State Budget Standstill Affects Local School Districts

Gaston County, N.C. (WJZY) -- Some local school districts are having a hard time. They don’t know if they'll be hiring teachers or firing them. The state budget is still under debate in Raleigh. That’s where Gaston County Schools get 70% of their funding and the first day of school is just weeks away.

For now, they're working to fill more than forty vacant teacher positions, before the bell rings, says spokesman Todd Hagans.

"Our principals are conducting interviews every day to fill the vacancies in the district, to make sure we have enough teachers, that our classrooms are full on the first day of school," said Hagans.

But planning is tough because the district still doesn't know how much money it will get from the state.

"We are currently operating under a temporary budget that was approved by the state, so we're moving forward as planned for the school year. However there is uncertainty when the budget for the next two years has not been approved," said Hagans.

And the uncertainty is contagious. Just ask Myra Sellors.

"I had a sister who was a teacher; she didn't really know from period to the next whether she would have a job. With a young family with children, they had a hard time setting a budget, whether or not to buy a house, whether or not to settle down," said Sellors.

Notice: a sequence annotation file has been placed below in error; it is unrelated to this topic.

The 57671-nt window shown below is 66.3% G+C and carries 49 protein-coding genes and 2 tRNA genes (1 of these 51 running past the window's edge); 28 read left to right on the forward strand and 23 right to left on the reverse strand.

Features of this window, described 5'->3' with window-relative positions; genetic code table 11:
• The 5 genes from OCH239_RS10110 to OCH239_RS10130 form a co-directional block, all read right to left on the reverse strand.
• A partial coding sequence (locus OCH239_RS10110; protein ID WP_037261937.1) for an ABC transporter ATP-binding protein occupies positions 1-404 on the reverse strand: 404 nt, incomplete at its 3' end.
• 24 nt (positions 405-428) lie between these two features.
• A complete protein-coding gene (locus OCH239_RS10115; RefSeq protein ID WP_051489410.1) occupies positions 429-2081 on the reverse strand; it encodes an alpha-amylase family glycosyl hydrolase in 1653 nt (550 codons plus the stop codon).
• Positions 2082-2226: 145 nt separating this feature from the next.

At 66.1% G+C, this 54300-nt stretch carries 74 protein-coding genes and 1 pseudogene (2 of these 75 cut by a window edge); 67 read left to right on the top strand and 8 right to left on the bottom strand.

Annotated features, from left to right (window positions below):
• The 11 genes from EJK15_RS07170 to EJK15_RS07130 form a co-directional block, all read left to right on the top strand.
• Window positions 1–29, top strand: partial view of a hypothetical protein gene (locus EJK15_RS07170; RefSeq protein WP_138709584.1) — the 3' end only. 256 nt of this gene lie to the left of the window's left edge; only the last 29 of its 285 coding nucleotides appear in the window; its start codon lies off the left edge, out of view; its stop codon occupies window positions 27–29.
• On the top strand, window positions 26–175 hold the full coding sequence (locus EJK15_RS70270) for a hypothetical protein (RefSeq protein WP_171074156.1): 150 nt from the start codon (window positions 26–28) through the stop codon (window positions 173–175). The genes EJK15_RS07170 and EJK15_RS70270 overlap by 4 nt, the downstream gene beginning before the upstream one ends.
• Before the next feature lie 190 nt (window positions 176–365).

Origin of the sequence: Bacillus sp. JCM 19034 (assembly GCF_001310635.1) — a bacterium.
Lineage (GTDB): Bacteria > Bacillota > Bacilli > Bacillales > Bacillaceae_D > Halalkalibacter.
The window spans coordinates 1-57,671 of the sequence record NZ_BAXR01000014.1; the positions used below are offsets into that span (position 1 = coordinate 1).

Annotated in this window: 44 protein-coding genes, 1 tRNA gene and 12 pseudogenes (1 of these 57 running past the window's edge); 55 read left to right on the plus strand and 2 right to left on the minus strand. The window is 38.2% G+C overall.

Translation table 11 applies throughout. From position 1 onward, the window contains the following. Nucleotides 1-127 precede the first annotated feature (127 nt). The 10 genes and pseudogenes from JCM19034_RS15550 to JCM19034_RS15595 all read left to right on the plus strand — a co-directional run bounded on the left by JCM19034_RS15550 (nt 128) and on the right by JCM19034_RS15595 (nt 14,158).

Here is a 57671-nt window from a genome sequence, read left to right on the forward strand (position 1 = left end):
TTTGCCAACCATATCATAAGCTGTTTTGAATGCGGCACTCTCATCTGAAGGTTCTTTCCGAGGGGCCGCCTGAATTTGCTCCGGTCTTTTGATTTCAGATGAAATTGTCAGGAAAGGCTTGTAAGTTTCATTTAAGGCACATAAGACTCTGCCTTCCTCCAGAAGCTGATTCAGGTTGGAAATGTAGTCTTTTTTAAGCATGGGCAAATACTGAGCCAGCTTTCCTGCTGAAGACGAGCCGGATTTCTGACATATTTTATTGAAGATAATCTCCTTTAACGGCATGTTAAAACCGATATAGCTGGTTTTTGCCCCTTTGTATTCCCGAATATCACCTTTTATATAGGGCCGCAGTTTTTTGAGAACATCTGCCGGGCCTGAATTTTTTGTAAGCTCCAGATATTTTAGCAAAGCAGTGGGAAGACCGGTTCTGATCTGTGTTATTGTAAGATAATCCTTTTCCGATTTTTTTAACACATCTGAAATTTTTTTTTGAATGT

But State Representative Dana Bumgardner says there's a reason lawmakers haven't completed their budget homework.

"It's hard to say if it will be done in the next week or so. I know that it will be done right. It's better to get it right than to get it quick," said Rep. Bumgardner. 

The good news is Bumgardner says the schools will get more money this year than last year. The question lawmakers are still debating is how much more.
Other schools districts are facing the same uncertainty. The largest one in our area – Charlotte-Mecklenburg Schools says it's basically on stand-by until the state budget is passed.

Last year more than 30% of the state budget went to fund public schools. That's second only to health and human services which was nearly 40 % of the state budget.